Indiana schools chief backing Democrats

Jennifer McCormick, Indiana’s Republican superintendent of public instruction, has been making waves by endorsing Democratic candidates for state office. What’s up with that?

First, McCormick can make a credible case that she didn’t desert the party, the party deserted her. There was a time when Indiana Republicans supported public schools; at least, they supported their local public schools. The shift came in 2011, when Gov. Mitch Daniels got the GOP-controlled legislature to adopt school vouchers and expand charter schools. Today, many Hoosier Republicans have come very close to embracing the late economist Milton Friedman’s vision of a “universal” voucher program of unrestricted state support for private schools.

But McCormick, former superintendent of Indiana’s Yorktown school district, has been an outspoken advocate for public schools. Every time she spoke out for public school districts, you could see Republicans edging further away. When she announced in 2018 that she wouldn’t seek re-election, she implied that she was being elbowed aside. Legislators promptly changed the law so Indiana’s governor will appoint the state’s next chief education officer, starting in 2021.

As McCormick advocated for public schools, she found common ground with Democrats. She joined state Sen. Eddie Melton, D-Gary, on a statewide listening tour as he explored seeking the nomination for governor. Now she has endorsed the Democratic candidates for governor, Woody Myers, and attorney general, Jonathan Weinzapfel, as well as three Democratic candidates for the legislature.

Republicans responded by calling her the worst name they could think of: Democrat. “It’s not surprising that a Democrat is endorsing a Democrat,” state GOP spokesman Jake Oakman said. “Jennifer has been angling for a position in a possible future Democrat administration for months now.” (Note the patronizing tone. She is not Dr. McCormick or Superintendent McCormick but “Jennifer.”).

I guess it is conceivable that McCormick could join a Democratic administration, maybe as U.S. secretary of education in a Biden administration.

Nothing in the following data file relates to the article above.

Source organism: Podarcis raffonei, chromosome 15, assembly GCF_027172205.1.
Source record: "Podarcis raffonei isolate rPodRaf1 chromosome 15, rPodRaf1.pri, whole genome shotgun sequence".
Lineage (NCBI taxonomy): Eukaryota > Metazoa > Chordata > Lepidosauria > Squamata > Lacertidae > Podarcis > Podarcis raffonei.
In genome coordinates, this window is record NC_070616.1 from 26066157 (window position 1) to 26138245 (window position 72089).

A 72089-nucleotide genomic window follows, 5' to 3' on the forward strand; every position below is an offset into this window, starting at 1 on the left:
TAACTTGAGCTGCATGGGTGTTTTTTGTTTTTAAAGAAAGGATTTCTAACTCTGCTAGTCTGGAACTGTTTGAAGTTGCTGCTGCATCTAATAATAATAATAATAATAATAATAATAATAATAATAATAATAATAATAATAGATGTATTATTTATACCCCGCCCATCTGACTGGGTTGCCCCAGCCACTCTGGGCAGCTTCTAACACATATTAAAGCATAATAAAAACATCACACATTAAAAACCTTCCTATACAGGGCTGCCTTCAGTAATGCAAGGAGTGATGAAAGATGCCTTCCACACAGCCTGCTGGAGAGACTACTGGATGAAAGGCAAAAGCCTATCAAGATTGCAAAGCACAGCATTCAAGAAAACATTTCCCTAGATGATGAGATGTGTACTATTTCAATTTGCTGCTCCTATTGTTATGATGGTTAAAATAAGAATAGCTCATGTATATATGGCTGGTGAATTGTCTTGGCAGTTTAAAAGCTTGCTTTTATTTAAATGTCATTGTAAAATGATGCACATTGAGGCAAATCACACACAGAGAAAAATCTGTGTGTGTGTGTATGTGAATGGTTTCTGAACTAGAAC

A position in a Woody Myers administration seems unlikely. Myers, a former Indiana and New York City health commissioner, has solid qualifications. But he has little name recognition and less money. Holcomb is widely considered to be a popular governor, and his campaign has over $8 million compared to $678,000 for Myers.

Some pundits suggest that Trump-enamored Republicans, outraged by Holcomb’s mask mandate, could defect to Libertarian Donald Rainwater, putting the race in play. But that seems like a long shot.

McCormick, meanwhile, has told reporters she still considers herself a Republican. She told the Indy Star that some Republicans had asked for her support, “but at this point, I’ve chosen to endorse those candidates who I feel will support public education and not be owned by their donors.”

That’s a telling comment. When McCormick won her 2016 election over one-term Democrat Glenda Ritz, she had generous financial backing from voucher and charter school advocates – most prominently from a group associated with Betsy DeVos, the current U.S. secretary of education.

It’s easy to imagine those groups tried to put the screws to McCormick to support their favored policies, and that they couldn’t have been happy when she didn’t. When McCormick talks about donors wanting to “own” elected officials, she probably knows whereof she speaks.

Elections brought mostly good news for education

Last week’s election results were mostly positive for education. Not entirely – there were definitely a few missed opportunities. But the news was more good than bad.

Close to home, voters in the Indianapolis Public Schools district approved a referendum to raise property taxes and increase school funding by $272 million over eight years. Most of the money will go to operating expenses, including long-overdue teacher raises; some will fund building improvements.

This is a big deal. IPS has struggled for years with declining enrollment and reduced state funding. Officials were reluctant to try to raise property taxes for fear voters would shoot down the measure. The Indianapolis Chamber of Commerce first called for a smaller increase, then got on board.

Around the state, eight school funding referendums were approved and four were turned down. That’s a worse success rate than schools have achieved in recent years, as officials have become more cautious and savvy in asking for tax increases. In May, voters approved 12 of 12 referendums.

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Legislation gives governor unusual power over education

Making the case that Indiana’s governor should appoint the superintendent of public instruction, House Speaker Brian Bosma said the “vast majority” of states have moved away from electing state education officials. That’s not entirely accurate.

It’s true that Indiana is one of just a dozen states that let the voters choose their chief state school officer, according to the National Association of State Boards of Education. But seven states elect their state education boards, which typically appoint the state superintendent.

In fact, House Bill 1005 – approved by the legislature and sent to Gov. Eric Holcomb to be signed into law – would make Indiana one of only five states in which the governor has complete control of appointments of the state superintendent and members of the State Board of Education.

That’s a lot of authority to put in the hands of one person. And it’s a bit unusual in Indiana, where we insist on electing public officials all the way down to the township level. Continue reading